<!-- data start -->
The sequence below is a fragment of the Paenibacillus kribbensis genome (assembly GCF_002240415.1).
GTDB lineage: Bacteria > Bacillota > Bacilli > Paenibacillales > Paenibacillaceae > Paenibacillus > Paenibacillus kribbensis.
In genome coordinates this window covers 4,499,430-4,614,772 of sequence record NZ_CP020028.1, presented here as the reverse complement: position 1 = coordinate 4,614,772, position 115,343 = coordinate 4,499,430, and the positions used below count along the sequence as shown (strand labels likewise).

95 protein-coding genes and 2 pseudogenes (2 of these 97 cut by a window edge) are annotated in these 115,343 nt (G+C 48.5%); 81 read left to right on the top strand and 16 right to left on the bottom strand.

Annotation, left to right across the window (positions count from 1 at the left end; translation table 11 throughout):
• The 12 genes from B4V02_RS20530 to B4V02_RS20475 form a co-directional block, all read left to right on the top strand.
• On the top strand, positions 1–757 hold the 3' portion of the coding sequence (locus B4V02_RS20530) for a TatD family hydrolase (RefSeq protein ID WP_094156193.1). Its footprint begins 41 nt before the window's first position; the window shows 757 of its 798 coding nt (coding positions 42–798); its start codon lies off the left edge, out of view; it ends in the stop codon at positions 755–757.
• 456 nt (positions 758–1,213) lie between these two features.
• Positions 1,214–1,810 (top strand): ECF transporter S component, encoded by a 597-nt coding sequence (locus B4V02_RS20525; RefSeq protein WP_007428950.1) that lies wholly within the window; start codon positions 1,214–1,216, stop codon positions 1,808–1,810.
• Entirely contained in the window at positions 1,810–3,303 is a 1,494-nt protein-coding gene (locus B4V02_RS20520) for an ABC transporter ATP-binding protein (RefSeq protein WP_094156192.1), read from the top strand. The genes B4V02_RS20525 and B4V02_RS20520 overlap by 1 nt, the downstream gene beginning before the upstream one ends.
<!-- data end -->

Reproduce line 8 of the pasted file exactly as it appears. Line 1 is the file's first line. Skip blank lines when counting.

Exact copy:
• 456 nt (positions 758–1,213) lie between these two features.